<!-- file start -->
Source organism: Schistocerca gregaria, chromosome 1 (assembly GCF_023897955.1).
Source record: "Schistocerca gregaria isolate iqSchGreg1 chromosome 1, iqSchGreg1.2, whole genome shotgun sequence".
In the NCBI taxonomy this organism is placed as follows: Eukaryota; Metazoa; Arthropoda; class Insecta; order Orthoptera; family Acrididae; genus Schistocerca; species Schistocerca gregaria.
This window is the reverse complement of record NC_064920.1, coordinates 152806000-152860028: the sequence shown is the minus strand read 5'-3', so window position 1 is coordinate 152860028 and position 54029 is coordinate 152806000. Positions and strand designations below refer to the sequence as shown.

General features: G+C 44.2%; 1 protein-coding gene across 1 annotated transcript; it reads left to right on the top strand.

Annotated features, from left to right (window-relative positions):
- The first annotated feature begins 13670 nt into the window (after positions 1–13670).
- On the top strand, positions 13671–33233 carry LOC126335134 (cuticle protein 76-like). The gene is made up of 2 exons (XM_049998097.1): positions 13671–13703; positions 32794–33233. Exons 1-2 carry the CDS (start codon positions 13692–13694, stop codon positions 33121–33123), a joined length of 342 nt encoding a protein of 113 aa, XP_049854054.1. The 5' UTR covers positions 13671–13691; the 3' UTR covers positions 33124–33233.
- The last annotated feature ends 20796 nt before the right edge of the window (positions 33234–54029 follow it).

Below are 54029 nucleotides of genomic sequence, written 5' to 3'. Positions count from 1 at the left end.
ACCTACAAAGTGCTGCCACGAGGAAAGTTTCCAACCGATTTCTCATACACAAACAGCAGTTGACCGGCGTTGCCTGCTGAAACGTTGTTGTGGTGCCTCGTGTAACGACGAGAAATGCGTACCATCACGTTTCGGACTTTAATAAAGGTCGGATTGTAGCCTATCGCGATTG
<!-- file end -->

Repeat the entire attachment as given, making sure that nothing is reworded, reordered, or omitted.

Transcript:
Source organism: Schistocerca gregaria, chromosome 1 (assembly GCF_023897955.1).
Source record: "Schistocerca gregaria isolate iqSchGreg1 chromosome 1, iqSchGreg1.2, whole genome shotgun sequence".
In the NCBI taxonomy this organism is placed as follows: Eukaryota; Metazoa; Arthropoda; class Insecta; order Orthoptera; family Acrididae; genus Schistocerca; species Schistocerca gregaria.
This window is the reverse complement of record NC_064920.1, coordinates 152806000-152860028: the sequence shown is the minus strand read 5'-3', so window position 1 is coordinate 152860028 and position 54029 is coordinate 152806000. Positions and strand designations below refer to the sequence as shown.

General features: G+C 44.2%; 1 protein-coding gene across 1 annotated transcript; it reads left to right on the top strand.

Annotated features, from left to right (window-relative positions):
- The first annotated feature begins 13670 nt into the window (after positions 1–13670).
- On the top strand, positions 13671–33233 carry LOC126335134 (cuticle protein 76-like). The gene is made up of 2 exons (XM_049998097.1): positions 13671–13703; positions 32794–33233. Exons 1-2 carry the CDS (start codon positions 13692–13694, stop codon positions 33121–33123), a joined length of 342 nt encoding a protein of 113 aa, XP_049854054.1. The 5' UTR covers positions 13671–13691; the 3' UTR covers positions 33124–33233.
- The last annotated feature ends 20796 nt before the right edge of the window (positions 33234–54029 follow it).

Below are 54029 nucleotides of genomic sequence, written 5' to 3'. Positions count from 1 at the left end.
ACCTACAAAGTGCTGCCACGAGGAAAGTTTCCAACCGATTTCTCATACACAAACAGCAGTTGACCGGCGTTGCCTGCTGAAACGTTGTTGTGGTGCCTCGTGTAACGACGAGAAATGCGTACCATCACGTTTCGGACTTTAATAAAGGTCGGATTGTAGCCTATCGCGATTG